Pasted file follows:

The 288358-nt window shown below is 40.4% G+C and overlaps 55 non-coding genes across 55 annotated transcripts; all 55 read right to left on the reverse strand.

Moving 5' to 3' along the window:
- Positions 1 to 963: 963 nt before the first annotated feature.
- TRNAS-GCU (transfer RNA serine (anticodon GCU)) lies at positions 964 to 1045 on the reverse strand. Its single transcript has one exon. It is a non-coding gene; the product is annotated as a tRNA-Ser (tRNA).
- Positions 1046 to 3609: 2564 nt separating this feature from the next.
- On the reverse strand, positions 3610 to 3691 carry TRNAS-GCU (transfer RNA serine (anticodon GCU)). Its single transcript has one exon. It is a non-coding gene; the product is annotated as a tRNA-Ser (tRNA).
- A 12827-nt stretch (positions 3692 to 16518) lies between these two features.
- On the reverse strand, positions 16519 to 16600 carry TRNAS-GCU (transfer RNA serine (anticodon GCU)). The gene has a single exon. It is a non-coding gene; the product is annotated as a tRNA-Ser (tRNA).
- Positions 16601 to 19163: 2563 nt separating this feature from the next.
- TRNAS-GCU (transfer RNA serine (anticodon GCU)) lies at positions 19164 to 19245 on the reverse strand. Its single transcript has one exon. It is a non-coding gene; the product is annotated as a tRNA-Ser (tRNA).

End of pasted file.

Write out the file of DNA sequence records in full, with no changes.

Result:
The 288358-nt window shown below is 40.4% G+C and overlaps 55 non-coding genes across 55 annotated transcripts; all 55 read right to left on the reverse strand.

Moving 5' to 3' along the window:
- Positions 1 to 963: 963 nt before the first annotated feature.
- TRNAS-GCU (transfer RNA serine (anticodon GCU)) lies at positions 964 to 1045 on the reverse strand. Its single transcript has one exon. It is a non-coding gene; the product is annotated as a tRNA-Ser (tRNA).
- Positions 1046 to 3609: 2564 nt separating this feature from the next.
- On the reverse strand, positions 3610 to 3691 carry TRNAS-GCU (transfer RNA serine (anticodon GCU)). Its single transcript has one exon. It is a non-coding gene; the product is annotated as a tRNA-Ser (tRNA).
- A 12827-nt stretch (positions 3692 to 16518) lies between these two features.
- On the reverse strand, positions 16519 to 16600 carry TRNAS-GCU (transfer RNA serine (anticodon GCU)). The gene has a single exon. It is a non-coding gene; the product is annotated as a tRNA-Ser (tRNA).
- Positions 16601 to 19163: 2563 nt separating this feature from the next.
- TRNAS-GCU (transfer RNA serine (anticodon GCU)) lies at positions 19164 to 19245 on the reverse strand. Its single transcript has one exon. It is a non-coding gene; the product is annotated as a tRNA-Ser (tRNA).